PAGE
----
Commercial Support Disclosure: This activity is supported by educational grants from Merck and Gilead.

Learners may participate in this activity free of charge.

Release Date: August 02, 2020 -- Expiration Date: August 02, 2022

Faculty: David Cennimo, MD


Introduction, Disclosures

Epidemiology of and risk factors for HIV

  • Introduction
  • Statistics and risk factors

Recent HIV guideline updates

  • Diagnosis and screening recommendations
  • Transmission
  • Developing treatment plans
  • When to initiate treatment

Treatment of HIV/AIDS

  • Standards of care: the changing paradigms of chronic HIV management
    • The aging HIV population
    • Common comorbidities and drug-drug interactions
  • Maximizing adherence and efficacy, minimizing adverse events
    • Once-daily options
    • Single-tablet regimens and fixed-dose combinations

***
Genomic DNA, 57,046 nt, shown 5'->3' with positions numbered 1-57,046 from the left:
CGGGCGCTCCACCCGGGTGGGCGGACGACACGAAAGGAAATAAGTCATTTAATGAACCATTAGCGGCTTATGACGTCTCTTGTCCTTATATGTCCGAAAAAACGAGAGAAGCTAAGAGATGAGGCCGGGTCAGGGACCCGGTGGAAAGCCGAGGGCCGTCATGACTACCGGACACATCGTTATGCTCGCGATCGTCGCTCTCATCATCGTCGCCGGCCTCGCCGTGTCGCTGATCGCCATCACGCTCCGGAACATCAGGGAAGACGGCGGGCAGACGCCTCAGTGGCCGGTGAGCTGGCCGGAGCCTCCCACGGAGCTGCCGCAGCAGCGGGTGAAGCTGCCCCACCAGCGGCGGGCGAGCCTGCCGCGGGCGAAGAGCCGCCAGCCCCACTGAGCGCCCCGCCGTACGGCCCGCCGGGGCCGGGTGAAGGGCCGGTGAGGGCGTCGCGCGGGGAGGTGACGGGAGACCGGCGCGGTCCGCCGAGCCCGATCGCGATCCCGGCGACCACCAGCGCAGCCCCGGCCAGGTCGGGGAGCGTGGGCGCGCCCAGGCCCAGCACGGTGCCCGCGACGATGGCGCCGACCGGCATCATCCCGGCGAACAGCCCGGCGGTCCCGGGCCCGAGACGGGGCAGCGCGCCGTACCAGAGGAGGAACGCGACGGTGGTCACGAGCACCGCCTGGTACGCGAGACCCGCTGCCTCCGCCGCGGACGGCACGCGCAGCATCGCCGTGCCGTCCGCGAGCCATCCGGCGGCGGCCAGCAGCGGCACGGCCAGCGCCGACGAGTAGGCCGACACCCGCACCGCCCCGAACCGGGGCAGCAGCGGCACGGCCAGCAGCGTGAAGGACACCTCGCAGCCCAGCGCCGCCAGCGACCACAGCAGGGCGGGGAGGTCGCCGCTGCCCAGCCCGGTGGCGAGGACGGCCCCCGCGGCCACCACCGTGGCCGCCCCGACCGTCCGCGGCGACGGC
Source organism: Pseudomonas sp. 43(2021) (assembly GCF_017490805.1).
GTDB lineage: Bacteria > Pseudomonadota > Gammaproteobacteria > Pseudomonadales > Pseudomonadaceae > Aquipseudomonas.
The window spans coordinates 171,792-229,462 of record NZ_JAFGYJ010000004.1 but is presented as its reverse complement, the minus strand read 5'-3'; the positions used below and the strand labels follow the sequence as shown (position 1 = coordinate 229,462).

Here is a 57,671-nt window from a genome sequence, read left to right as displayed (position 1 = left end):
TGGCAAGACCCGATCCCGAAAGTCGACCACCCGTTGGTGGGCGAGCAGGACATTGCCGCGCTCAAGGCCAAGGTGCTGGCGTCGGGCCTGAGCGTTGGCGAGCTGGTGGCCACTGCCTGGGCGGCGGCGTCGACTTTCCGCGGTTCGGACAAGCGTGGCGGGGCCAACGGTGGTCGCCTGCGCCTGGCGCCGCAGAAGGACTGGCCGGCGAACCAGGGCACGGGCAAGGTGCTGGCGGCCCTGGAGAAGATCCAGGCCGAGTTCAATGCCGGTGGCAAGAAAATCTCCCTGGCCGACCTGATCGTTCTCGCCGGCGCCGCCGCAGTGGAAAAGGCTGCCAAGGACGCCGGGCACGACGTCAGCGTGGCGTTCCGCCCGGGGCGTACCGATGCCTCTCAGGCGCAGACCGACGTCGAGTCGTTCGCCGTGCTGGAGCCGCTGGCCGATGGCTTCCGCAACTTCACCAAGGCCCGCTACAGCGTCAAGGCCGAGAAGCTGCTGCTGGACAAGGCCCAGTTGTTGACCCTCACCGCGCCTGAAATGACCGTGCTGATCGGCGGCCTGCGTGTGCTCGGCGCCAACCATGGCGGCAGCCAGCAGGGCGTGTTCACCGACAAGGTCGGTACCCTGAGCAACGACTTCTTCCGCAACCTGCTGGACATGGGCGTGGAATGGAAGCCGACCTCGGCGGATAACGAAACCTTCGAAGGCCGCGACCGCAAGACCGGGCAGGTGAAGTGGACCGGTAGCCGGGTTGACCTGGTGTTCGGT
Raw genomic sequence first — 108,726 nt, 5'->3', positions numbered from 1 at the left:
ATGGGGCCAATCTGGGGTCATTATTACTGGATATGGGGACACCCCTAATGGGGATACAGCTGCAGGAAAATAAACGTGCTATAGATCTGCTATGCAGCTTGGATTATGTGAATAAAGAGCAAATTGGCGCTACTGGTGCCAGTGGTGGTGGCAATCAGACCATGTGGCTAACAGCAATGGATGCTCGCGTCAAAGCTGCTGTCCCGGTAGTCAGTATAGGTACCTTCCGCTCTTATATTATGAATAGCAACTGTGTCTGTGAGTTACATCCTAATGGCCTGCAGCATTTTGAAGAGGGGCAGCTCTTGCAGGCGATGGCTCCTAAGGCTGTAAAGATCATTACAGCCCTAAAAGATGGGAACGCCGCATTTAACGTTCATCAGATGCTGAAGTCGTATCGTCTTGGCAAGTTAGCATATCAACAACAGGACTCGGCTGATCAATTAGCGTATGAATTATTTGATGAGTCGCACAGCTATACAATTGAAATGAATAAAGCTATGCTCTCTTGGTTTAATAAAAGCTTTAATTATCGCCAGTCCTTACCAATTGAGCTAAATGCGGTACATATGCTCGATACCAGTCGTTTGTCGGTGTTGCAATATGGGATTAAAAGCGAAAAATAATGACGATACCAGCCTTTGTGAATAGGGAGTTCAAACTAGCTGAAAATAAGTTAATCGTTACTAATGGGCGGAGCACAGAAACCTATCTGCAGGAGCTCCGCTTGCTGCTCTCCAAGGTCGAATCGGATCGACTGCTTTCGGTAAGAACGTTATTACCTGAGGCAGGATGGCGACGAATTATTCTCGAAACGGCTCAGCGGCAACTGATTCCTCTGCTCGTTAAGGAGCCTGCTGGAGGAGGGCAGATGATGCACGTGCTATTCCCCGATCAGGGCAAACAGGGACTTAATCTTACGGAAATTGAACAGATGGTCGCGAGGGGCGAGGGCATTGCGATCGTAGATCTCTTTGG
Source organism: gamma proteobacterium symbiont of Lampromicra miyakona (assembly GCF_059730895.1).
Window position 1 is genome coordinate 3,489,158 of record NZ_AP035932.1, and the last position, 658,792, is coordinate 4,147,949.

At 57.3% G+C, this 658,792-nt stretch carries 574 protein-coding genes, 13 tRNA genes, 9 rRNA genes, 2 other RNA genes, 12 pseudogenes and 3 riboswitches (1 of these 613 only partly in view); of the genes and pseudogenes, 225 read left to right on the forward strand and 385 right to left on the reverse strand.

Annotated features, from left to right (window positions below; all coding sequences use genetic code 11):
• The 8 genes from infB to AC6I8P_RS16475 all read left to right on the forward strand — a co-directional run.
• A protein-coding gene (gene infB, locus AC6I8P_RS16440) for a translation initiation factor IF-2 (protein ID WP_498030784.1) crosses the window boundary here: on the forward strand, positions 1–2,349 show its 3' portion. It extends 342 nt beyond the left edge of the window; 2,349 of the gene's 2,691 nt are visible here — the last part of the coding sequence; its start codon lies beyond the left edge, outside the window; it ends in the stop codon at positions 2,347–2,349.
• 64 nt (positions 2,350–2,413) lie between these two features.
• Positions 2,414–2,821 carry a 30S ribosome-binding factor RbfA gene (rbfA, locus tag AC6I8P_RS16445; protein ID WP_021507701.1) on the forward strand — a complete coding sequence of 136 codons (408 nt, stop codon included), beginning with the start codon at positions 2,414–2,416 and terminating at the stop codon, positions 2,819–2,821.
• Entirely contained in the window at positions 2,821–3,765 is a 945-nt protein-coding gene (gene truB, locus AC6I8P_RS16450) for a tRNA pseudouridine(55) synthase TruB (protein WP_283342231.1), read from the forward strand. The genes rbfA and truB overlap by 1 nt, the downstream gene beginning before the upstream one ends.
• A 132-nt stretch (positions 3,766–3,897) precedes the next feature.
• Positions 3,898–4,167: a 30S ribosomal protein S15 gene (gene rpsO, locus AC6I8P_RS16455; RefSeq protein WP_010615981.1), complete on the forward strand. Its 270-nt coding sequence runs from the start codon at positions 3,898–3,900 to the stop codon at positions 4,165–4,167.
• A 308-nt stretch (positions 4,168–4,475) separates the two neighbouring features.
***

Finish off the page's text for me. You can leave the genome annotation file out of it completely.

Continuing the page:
• Recent approvals and emerging evidence for safety and efficacy
  • Patient cases

Barriers to optimal care in patients with HIV

  • Adherence to therapy
  • Modifiable risk factors
  • Racial/ethnic disparities

Summary, conclusions, and best practice recap

Learning Objectives

By the end of the session the participant will be able to:

  • Discuss highlights and changes within the most current HIV treatment guidelines, including the roles of fixed-dose combinations, single-tablet regimens, and once-daily treatment options.
  • Evaluate a treatment plan and suggest modifications for improvement, taking the following into account: patient preference, adherence, pill burden, comorbidity level, and drug-drug interactions.